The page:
Apart from the mother, the 3- to 12-year-old elephants of the herd stay with the baby elephants all the time to protect them from attacking other animals. They serve baby elephants. They are referred to as allomothers or alloparenting.
Newborn Elephants Development
For the first few days after birth, the baby elephant needs help from its mother to stand on its own feet. At this time, baby elephants have poor eyesight, so they have to rely on smell, touch, and hearing. Although the baby elephant is born with a fully formed trunk, but they do not have full control over its trunk during the first week of life.
By the second week of birth, baby elephants can walk fairly well. At this time, they learn to control their trunk more. After about a month, the baby elephants can pick up food with their trunks. They can make full use of their hooves, but they cannot suck water through the trunk. Up to one month old, the baby elephants use their mouths directly to drink water and require the mother’s help.
Although they can put food in their mouth within one month, but they do not eat any other food except mother’s milk for the first three months of birth. During this time, the body gets all its nutrients from the mother’s milk. After three months, baby elephants develop lips, feet, and tusks. From the age of three months, baby elephants begin to eat little plants and grass.
For the first year, baby elephants are more dependent on their mother’s milk. During this time, they eat their mother’s milk every hour for 2-4 minutes.
After one year, baby elephants have fully developed tusks, teeth, lips, and feet. They gain independence in food, although baby elephants feed on their mother’s milk for three to three-and-a-half years.
Baby Elephant Behavior
There are gender differences in behavior among baby elephants. While male elephants fight playfully with each other, female elephants engage in chasing or running with each other.
An elephant can live up to 60–70 years in the wild. A male elephant in captivity has a record of living up to 86 years.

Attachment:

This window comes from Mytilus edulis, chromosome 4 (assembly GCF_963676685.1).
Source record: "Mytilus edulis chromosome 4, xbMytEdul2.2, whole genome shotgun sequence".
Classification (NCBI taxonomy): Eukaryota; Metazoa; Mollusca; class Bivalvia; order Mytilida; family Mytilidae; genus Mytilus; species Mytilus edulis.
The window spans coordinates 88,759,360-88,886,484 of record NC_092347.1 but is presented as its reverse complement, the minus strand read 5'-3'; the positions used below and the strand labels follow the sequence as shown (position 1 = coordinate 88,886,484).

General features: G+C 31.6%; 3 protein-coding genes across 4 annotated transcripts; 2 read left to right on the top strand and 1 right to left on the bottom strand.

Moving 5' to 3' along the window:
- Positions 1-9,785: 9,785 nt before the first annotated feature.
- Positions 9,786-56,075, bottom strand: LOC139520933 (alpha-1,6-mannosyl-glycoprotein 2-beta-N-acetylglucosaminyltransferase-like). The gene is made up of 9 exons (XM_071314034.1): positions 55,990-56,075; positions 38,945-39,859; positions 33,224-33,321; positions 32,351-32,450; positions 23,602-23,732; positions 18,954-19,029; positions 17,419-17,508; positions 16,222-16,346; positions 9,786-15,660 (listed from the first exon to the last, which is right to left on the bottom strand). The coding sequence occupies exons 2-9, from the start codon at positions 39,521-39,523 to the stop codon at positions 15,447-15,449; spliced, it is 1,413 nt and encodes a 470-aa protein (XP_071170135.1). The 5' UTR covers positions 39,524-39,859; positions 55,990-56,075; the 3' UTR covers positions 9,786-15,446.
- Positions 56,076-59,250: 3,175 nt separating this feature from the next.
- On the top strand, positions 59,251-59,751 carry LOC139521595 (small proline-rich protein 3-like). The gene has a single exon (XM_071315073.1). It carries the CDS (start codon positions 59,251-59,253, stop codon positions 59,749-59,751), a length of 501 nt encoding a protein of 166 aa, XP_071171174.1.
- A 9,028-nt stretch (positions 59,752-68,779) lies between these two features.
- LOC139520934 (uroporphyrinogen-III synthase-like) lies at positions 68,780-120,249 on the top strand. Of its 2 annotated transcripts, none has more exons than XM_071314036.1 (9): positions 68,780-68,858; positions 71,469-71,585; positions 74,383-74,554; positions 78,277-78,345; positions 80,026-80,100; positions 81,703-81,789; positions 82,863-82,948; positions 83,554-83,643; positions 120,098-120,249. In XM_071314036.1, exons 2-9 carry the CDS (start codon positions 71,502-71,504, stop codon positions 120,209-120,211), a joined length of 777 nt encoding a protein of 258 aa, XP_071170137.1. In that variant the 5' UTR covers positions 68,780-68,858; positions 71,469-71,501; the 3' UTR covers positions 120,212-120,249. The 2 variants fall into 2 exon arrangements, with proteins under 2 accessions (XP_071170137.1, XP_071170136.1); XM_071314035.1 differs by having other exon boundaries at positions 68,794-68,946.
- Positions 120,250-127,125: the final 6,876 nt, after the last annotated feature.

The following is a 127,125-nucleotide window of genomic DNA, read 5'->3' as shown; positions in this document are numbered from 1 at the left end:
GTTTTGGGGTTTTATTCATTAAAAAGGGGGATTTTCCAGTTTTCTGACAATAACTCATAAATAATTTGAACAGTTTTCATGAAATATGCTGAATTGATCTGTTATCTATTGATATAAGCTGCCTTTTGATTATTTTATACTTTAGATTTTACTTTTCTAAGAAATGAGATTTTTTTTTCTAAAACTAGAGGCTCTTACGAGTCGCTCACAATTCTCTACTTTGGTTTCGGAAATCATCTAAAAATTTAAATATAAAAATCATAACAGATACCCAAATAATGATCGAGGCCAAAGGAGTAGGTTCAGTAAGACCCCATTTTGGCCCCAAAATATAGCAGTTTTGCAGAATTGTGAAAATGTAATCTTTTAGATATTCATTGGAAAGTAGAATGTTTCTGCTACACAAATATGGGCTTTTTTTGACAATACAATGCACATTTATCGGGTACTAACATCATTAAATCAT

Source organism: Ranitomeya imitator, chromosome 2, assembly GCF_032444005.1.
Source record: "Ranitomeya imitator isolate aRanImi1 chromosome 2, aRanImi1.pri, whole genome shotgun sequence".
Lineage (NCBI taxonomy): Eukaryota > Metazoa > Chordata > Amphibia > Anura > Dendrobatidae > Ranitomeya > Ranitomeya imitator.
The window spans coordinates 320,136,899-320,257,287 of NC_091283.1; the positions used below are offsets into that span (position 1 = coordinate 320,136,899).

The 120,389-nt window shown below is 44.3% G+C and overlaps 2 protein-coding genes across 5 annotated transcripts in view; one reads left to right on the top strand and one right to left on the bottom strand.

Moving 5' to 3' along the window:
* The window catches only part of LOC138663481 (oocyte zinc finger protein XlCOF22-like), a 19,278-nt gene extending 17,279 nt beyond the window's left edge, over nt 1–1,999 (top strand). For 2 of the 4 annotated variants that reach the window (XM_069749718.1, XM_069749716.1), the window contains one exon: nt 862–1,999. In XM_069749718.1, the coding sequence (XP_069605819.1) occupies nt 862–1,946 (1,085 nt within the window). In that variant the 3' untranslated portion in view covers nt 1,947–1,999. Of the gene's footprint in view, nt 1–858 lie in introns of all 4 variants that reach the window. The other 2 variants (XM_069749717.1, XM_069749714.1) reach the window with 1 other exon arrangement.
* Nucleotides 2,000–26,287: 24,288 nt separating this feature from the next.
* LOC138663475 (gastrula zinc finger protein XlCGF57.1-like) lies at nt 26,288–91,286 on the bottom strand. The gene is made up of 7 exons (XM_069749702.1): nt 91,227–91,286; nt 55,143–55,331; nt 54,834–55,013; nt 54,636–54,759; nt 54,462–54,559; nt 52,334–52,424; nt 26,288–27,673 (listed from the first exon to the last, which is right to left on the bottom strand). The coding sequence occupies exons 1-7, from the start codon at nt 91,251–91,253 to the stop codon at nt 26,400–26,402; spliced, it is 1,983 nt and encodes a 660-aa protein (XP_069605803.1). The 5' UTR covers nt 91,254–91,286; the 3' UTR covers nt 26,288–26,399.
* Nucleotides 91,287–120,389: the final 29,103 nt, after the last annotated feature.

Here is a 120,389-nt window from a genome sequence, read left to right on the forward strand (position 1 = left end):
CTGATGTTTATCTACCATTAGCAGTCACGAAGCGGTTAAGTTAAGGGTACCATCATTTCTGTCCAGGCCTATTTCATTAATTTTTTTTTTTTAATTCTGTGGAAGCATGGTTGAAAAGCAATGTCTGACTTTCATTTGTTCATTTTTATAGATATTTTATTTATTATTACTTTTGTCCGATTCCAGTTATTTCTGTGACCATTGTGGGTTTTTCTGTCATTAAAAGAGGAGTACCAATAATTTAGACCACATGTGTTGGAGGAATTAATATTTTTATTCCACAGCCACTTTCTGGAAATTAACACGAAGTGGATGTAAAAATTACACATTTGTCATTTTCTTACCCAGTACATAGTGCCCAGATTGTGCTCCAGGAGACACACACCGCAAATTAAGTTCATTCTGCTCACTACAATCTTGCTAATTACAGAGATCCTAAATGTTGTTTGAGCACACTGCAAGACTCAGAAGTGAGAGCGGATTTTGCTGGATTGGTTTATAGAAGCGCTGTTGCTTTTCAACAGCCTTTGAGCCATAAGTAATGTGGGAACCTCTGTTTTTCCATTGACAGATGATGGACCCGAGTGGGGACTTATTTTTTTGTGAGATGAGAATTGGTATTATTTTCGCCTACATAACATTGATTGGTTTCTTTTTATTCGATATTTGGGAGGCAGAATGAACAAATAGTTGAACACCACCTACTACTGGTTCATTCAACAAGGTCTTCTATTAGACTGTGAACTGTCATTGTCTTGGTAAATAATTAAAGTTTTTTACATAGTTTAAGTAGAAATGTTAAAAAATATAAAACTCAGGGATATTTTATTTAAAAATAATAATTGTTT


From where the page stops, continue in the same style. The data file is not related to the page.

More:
The Intelligence of Elephants
Male and female elephants mature at 14–15 years. But bisexual elephants take 18 years to mature. Elephants are intelligent mammals. The elephant’s brain is the largest of all land animals, and its structure is similar to the human brain. An elephant’s brain has about 250 billion neurons, more than any other mammal. Also, the temporal lobe area of the elephant has a lot of folds, so the elephant can store a lot of information in its brain. As a result, elephants can store all the techniques for survival in their brains.
For example, where water can be found in the dry season or where to migrate in case of a food shortage and how and which way to go—this information is never deleted from the elephant’s brain. It is believed that elephants create an imaginary map of the large surrounding area that they live in and store it in their brains.
Elephants are on par with dolphins and chimpanzees in terms of intelligence. Elephants can use their feet and trunk to solve their own problems as well as any other problem. Elephants can share feelings, love, sorrows, and joys with their family members. There is a lot of emotion in them. So, if any member of the family is injured or killed, they suffer. They mourn and even cremate their dead members.
One of the many reasons for the decline in elephant numbers around the world is elephants’ reproductive cycle. Elephants take a long time to conceive and never give birth to more than one baby at a time. Again, it takes a break of 4-5 years after the birth of a child. As a result, an adult elephant cannot give birth to more than 4-6 cubs in its lifetime.